Biomass plants could be leading to more emissions and be more expensive than wind and solar for replacing coal power in the UK.
That’s according to new analysis, which suggests the UK should go with wind and solar as they are the least-cost way to ensure decarbonisation and security of supply as it closes coal-fired plants by 2025.
The study released by the Natural Resources Defence Council (NRDC), a US-based environmental organisation, says science shows many forms of biomass, especially from forests, produce higher carbon emissions than coal and natural gas “for decades”.
Vivid Economics examined the full system costs – including the latest technology and carbon costs – of biomass and other renewables and found biomass to be costlier than wind and solar alternatives in 2020.
Even in its scenarios which did not include a full accounting of direct biomass carbon emissions from power plants, the total economic cost of biomass was found to be comparable to or higher than for onshore wind and solar.
In 2025, as wind and solar costs continue to fall, they “are likely to be the least-cost way to ensure reliability of supply in the UK power system, not biomass”.
The report adds fuel costs – the biggest cost for biomass plants – are difficult to predict, especially since competition for these materials may increase around the world in the coming decades.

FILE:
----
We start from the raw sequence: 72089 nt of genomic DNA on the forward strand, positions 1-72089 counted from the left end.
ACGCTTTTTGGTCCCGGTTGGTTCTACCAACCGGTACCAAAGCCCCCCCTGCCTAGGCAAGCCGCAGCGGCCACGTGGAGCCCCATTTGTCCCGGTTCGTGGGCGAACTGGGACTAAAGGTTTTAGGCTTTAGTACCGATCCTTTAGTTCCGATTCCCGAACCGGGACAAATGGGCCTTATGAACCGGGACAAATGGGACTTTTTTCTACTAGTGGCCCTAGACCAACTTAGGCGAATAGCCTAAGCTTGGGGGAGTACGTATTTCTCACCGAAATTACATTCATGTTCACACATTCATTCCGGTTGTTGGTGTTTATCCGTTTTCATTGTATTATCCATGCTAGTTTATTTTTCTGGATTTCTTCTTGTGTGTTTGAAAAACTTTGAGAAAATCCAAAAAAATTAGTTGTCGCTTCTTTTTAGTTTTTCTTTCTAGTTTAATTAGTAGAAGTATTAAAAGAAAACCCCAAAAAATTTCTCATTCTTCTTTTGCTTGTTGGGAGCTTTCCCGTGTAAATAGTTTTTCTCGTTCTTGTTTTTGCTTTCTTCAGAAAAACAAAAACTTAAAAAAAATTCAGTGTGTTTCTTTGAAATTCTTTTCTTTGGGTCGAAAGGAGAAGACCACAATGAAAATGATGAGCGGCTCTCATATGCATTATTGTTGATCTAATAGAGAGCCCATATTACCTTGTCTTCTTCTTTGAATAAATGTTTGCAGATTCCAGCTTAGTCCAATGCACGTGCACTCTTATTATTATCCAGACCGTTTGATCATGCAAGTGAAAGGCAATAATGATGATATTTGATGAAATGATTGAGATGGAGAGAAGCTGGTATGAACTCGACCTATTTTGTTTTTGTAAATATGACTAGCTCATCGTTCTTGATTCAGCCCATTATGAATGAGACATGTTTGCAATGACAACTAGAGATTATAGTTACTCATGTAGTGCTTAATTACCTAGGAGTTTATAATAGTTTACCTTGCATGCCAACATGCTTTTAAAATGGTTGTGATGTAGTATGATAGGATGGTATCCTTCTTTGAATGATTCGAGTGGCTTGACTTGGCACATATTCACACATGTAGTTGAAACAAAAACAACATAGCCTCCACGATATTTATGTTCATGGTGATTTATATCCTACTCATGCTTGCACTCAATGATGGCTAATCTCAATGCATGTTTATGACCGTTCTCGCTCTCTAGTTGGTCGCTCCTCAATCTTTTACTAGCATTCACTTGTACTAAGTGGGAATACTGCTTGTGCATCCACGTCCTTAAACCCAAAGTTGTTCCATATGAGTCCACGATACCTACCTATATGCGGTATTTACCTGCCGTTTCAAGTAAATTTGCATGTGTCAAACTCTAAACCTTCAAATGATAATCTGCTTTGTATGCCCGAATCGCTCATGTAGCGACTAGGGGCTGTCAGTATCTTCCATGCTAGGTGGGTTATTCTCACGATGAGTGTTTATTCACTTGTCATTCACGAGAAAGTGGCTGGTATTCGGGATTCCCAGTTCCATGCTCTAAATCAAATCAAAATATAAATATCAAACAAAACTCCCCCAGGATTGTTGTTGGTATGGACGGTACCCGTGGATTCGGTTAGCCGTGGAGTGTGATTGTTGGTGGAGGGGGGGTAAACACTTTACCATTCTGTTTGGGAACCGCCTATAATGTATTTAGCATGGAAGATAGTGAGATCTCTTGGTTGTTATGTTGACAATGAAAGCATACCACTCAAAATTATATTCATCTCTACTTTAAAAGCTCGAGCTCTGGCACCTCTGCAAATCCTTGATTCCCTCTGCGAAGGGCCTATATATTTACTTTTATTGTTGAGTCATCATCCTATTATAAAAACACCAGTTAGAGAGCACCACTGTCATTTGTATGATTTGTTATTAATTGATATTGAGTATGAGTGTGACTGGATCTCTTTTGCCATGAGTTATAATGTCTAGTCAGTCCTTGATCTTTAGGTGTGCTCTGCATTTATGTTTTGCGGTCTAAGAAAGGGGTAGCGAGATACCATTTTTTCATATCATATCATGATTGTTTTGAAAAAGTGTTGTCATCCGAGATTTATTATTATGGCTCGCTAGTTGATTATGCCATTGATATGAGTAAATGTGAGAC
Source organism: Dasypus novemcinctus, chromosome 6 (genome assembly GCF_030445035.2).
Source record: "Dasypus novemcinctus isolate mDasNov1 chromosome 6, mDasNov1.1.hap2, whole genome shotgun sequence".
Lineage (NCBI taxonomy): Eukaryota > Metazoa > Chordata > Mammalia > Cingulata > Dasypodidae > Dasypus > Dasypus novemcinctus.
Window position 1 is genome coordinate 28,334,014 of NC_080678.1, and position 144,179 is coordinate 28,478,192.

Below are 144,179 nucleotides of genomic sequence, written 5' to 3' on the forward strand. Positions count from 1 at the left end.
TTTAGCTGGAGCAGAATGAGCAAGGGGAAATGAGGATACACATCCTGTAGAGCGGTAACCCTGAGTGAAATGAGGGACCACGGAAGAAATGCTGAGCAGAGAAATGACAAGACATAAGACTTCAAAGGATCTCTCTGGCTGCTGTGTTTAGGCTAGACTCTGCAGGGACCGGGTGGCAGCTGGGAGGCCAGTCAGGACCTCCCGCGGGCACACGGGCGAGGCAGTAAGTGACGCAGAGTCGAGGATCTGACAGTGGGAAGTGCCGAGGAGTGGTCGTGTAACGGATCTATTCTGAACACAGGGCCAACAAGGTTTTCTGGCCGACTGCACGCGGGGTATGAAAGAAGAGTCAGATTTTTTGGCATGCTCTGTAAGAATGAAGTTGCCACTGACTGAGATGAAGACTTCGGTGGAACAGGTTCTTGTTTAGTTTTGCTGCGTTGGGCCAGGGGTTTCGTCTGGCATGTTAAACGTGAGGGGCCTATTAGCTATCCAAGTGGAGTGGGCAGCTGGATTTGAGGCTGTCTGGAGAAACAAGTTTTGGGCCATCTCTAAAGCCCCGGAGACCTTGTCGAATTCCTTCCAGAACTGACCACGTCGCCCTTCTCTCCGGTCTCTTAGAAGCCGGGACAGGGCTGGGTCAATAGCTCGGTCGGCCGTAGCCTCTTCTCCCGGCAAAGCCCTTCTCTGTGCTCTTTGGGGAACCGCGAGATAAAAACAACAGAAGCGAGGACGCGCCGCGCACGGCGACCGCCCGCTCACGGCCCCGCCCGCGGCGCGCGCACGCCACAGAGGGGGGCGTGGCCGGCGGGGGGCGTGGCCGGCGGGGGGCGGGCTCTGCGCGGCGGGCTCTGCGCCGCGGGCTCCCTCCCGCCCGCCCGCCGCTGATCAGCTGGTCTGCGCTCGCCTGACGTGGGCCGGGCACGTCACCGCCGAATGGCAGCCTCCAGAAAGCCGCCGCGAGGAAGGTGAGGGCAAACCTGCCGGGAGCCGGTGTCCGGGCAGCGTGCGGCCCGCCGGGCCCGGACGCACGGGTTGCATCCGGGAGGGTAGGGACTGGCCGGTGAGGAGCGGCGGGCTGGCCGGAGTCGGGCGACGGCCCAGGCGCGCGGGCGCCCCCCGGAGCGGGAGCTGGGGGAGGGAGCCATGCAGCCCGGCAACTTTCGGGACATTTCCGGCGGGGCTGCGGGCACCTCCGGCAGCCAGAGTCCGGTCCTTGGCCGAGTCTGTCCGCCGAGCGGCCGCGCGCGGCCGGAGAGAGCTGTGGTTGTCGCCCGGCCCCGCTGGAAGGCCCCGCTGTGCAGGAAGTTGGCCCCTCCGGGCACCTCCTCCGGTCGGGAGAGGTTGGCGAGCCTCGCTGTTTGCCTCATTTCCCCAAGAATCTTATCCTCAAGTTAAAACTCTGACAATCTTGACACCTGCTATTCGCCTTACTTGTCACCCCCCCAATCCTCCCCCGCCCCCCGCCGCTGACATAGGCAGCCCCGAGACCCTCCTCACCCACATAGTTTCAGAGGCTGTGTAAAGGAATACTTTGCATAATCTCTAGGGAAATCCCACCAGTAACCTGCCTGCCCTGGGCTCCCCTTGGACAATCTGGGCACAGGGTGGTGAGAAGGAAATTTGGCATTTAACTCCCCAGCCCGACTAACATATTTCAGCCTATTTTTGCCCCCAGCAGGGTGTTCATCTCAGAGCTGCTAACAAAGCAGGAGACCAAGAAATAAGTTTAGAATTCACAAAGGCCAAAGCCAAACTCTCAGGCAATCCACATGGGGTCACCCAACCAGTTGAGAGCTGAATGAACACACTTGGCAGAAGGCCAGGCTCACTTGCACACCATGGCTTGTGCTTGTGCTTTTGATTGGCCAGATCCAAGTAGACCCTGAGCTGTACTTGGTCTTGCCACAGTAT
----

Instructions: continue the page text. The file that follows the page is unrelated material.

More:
Sasha Stashwick, a Senior Advocate with NRDC said: “The science already shows that burning biomass on a mass scale for electricity increases carbon pollution and is extremely harmful to the environment. The emissions risks associated with biomass are simply too big to be ignored and now we see that the economics of biomass don’t make sense as the UK strives to replace coal and decarbonise its power sector.
“This report clearly indicates that when you account for total economic costs, cleaner alternatives like wind and solar are the lower-cost solution for a coal-free UK. It’s just good economic sense.”
Another US study claims biofuels are worse for the climate than petrol.
Fossil fuels, renewables and low carbon energy will be part of the discussions at the Energy Live 2016 conference in London on November 3rd. Last few free tickets available for energy end users and university students.